There is something of a tradition among publishers to celebrate their respective typefaces through notices and other means. Crowell-Collier went the extra mile in 1943 with an impressively large brochure explaining why they switched to Stanley Morrison’s Times New Roman for Woman’s Home Companion, and why the typeface would soon grace all their magazines.
The artifact below shows that in addition to the perfection of the letters, Crowell-Collier had another motive. Times New Roman took up less space than Garamond and Bodoni. Remember, this was 1943, at the peak of the wars in Europe and the Pacific, and paper was at a premium. The more words on a page, the less paper was necessary. Thus opening up a whole new area of study to the type-geek: Typefaces at war. Times New Roman was a hero.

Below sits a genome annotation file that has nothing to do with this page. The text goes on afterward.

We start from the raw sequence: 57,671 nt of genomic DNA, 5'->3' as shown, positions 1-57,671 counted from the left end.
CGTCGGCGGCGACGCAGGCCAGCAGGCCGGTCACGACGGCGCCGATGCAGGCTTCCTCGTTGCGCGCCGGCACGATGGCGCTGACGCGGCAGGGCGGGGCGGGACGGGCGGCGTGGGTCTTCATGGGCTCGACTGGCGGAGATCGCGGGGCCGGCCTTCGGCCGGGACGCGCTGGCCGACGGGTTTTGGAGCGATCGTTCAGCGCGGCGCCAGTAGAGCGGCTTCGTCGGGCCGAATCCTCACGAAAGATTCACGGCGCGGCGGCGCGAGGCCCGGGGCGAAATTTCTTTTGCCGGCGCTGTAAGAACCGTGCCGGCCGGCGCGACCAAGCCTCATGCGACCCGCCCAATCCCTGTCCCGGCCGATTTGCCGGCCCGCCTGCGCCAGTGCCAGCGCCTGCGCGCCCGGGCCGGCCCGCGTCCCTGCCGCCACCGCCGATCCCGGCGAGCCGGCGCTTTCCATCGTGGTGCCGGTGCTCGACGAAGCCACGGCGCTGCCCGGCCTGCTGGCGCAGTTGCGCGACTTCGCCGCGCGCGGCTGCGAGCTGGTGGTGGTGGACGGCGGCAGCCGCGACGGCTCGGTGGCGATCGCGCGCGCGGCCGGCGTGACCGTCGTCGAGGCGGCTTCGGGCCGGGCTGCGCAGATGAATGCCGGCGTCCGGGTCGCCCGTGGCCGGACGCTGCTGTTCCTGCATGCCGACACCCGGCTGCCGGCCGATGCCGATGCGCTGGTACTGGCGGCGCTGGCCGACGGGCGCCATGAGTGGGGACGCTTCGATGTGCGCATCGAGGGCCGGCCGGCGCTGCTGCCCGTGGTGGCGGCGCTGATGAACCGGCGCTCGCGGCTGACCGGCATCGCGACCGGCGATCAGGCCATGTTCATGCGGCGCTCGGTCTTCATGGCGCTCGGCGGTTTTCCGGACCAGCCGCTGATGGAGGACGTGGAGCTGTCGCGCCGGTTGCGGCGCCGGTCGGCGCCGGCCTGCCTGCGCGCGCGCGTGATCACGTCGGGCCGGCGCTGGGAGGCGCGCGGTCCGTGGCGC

PRINT’s Summer 2015 Issue: Out Now!
The New Visual Artists are here! In this issue, meet our 2015 class of 15 brilliant creatives under 30. These carefully selected designers are on the scene making the most cutting-edge work today—and as many of our previous NVAs, they may go on to become tomorrow’s design leaders. Why not get to know them now? Check the full issue out here.